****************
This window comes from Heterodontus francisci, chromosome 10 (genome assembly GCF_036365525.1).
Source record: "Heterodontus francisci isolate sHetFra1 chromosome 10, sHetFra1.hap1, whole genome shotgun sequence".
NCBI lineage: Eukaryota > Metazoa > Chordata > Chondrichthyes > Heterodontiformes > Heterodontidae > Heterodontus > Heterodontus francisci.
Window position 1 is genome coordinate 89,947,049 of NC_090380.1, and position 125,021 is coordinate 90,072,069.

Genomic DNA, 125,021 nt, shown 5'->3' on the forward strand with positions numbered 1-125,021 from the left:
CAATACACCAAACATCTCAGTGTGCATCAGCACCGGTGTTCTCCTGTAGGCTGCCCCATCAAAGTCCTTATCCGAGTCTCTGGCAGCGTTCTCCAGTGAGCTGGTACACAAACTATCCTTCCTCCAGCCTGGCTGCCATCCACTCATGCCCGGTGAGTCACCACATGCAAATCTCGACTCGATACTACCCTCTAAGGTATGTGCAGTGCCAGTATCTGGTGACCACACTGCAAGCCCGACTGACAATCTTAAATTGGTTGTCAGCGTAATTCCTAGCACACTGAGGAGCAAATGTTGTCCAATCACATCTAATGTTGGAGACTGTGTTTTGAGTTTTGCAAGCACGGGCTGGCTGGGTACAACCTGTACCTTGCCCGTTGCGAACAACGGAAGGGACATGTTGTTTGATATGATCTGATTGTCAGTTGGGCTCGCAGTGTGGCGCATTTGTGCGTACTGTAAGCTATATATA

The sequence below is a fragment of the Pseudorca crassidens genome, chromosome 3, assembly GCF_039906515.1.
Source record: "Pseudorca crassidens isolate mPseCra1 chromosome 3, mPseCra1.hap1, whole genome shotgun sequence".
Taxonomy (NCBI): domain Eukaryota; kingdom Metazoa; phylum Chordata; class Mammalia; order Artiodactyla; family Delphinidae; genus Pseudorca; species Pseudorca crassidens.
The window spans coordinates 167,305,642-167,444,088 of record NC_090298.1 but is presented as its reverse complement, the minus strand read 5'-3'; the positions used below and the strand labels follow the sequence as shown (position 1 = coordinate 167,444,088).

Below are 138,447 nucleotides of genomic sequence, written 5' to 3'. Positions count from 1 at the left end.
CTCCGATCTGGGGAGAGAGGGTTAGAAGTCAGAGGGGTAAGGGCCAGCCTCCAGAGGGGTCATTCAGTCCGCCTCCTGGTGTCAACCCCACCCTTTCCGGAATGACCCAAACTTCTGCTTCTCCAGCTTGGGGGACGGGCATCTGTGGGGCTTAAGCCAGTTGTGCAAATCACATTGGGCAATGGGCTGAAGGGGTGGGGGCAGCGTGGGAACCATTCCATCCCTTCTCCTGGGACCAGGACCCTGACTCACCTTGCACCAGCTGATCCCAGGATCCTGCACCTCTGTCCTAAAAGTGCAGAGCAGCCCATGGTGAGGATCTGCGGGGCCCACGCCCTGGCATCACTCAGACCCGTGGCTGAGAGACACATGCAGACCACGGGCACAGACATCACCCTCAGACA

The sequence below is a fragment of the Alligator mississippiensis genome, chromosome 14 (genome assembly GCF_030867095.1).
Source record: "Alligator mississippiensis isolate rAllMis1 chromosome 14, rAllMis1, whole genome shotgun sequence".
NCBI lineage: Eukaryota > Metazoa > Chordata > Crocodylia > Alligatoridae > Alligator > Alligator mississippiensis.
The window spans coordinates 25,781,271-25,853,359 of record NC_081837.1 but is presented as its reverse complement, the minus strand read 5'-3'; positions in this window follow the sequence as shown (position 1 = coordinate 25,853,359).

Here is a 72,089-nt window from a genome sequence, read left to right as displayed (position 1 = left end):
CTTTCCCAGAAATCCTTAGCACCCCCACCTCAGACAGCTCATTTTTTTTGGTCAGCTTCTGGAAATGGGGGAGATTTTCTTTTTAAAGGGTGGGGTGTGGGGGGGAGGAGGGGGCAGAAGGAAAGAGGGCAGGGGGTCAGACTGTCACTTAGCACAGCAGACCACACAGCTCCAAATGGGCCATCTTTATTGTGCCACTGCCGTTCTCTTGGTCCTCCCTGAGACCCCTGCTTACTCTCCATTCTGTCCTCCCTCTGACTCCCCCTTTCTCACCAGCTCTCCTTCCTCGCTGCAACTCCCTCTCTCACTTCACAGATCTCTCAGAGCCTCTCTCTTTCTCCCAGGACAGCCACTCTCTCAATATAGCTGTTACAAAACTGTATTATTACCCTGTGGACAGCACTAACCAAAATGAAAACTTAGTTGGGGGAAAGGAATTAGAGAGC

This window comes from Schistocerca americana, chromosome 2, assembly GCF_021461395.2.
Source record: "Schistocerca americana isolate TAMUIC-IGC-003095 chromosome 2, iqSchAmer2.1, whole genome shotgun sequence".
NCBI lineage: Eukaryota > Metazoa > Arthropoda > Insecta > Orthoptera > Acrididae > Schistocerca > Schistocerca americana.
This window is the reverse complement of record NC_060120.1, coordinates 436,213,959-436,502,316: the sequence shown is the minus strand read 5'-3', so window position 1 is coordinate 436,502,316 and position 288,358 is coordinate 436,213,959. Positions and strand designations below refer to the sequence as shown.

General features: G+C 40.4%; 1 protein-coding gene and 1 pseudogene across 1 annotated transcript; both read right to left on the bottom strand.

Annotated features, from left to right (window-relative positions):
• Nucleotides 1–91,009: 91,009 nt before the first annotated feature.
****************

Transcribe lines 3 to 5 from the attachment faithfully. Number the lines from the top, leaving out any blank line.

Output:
NCBI lineage: Eukaryota > Metazoa > Chordata > Chondrichthyes > Heterodontiformes > Heterodontidae > Heterodontus > Heterodontus francisci.
Window position 1 is genome coordinate 89,947,049 of NC_090380.1, and position 125,021 is coordinate 90,072,069.

Genomic DNA, 125,021 nt, shown 5'->3' on the forward strand with positions numbered 1-125,021 from the left: